Wednesday night’s presidential debate continued to bring harsh words between the two candidates. This presidential election is drawing the attention of everyone across the country, including children. News 2 was at West Ashley Middle School Thursday to ask 8th grade students what they think of the candidates.
8th grade student Meera Sudarshan says, “It worries me about what my future is going to look like.”
The 8th graders have been watching the debates.
8th grade student Mason Kennedy says, “Donald Trump he attacks Hillary a lot, and Hillary attacks him too, but they’re centering their campaigns on attacks while they’re saying their opinions. They are going to attacks and bringing up things that shouldn’t be brought up.”
They’re reading articles.
8th grade student Alexis Pinckney says, “I agree with Hillary, Hillary Clinton because she wants to make the police and communities tight and back together because there’s been a lot of shootings and killings and I think that’s unnecessary.”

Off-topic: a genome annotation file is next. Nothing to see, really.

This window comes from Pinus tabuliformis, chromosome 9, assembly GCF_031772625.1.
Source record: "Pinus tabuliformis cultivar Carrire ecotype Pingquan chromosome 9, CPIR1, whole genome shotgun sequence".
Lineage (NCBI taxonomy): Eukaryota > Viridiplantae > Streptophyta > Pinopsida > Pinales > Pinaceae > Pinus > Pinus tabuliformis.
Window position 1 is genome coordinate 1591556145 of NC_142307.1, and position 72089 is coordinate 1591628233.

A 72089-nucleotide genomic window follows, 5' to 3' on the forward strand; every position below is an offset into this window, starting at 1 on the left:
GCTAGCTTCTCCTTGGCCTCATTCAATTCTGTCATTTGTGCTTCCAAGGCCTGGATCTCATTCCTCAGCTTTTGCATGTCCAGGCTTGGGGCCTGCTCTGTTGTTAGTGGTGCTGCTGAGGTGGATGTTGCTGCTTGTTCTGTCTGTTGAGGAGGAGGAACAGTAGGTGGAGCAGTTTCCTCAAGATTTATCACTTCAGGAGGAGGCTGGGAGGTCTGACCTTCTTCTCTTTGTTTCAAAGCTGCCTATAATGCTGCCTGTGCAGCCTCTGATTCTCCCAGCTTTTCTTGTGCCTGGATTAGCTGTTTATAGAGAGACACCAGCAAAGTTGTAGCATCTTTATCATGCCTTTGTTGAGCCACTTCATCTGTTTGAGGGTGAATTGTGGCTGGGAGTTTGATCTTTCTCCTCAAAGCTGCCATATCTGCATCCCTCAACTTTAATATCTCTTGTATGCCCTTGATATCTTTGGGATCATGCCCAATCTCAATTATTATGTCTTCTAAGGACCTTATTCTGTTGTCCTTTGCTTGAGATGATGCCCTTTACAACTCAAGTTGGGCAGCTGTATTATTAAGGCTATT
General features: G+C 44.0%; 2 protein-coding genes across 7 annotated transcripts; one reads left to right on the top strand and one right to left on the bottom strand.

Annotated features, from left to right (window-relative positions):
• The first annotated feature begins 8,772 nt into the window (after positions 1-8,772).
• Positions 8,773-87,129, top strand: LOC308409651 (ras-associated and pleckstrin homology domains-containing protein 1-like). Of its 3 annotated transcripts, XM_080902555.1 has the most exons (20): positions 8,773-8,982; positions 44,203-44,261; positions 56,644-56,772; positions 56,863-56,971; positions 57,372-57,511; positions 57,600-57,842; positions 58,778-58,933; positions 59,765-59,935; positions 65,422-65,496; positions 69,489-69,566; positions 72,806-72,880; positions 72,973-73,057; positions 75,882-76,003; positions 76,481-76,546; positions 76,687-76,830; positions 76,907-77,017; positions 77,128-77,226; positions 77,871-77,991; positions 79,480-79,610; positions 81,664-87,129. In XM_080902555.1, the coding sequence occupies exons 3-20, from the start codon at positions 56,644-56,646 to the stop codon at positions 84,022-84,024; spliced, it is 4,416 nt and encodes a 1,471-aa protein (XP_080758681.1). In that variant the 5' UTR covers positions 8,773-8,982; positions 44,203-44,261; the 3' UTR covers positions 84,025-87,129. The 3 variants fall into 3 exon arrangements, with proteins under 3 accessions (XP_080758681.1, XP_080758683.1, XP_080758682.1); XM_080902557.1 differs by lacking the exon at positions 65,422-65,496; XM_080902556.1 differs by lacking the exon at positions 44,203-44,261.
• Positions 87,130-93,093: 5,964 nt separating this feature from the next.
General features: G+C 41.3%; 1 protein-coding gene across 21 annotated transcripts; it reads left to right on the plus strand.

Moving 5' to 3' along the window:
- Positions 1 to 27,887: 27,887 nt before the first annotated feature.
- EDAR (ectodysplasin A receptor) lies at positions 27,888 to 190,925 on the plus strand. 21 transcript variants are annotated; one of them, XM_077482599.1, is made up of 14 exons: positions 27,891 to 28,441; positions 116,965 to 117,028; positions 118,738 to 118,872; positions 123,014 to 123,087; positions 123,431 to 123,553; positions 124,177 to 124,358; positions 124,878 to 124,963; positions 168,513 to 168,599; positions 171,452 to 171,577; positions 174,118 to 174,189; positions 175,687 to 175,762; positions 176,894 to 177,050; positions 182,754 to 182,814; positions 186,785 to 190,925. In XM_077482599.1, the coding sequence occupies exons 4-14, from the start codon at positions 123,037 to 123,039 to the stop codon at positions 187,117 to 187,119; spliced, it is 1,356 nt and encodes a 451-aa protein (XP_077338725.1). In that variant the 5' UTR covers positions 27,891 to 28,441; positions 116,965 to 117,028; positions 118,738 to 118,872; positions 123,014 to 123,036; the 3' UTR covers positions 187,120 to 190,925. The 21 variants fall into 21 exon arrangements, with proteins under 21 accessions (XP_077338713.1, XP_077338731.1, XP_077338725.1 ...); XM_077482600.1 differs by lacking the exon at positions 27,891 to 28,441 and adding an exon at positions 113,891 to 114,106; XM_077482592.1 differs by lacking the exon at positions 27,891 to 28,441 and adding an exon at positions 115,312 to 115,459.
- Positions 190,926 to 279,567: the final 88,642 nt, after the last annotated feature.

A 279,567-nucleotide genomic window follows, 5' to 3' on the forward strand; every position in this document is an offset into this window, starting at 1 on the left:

And they’re having discussions in class.
8th grade student Jade Dockery says, “I talk about the pros of Trump mainly, because I believe he will make a better candidate than Hillary.”
They are picking out the issues that matter to them.
Dockery says, “Abortion, gay marriage, and gun control”.
8th grader Brandon Gaddy says, “Immigration, and taxes”.
And Sudarshan says, “Abortion first of all, then taxes, ISIS, and mostly their character overall.”
From the discussion News 2 saw in class, it seemed like the students were evenly split between representing Clinton and Trump. Their teacher, Lucy LaRoche, says with all the debates they have in class, she makes sure they stay composed and respectful.
LaRoche says, “If you’re going to take a stance on something, you’re going to need to be able to back it up and really know what you’re talking about. You can’t just have an opinion without having some sort of fact to back it up.”
Many of the 8th graders are 14 and will be able to vote in the next presidential election, so they ask adults to keep them in mind and head to the polls.
Kennedy says, “That’s going to be our future. Even though I can’t vote today, growing up, that’s going to be my life controlled by one of these leaders.”
The kids pointed out that it isn’t only the presidential candidates that need to be discussed, but they said the vice presidential candidates are also a factor in their choices.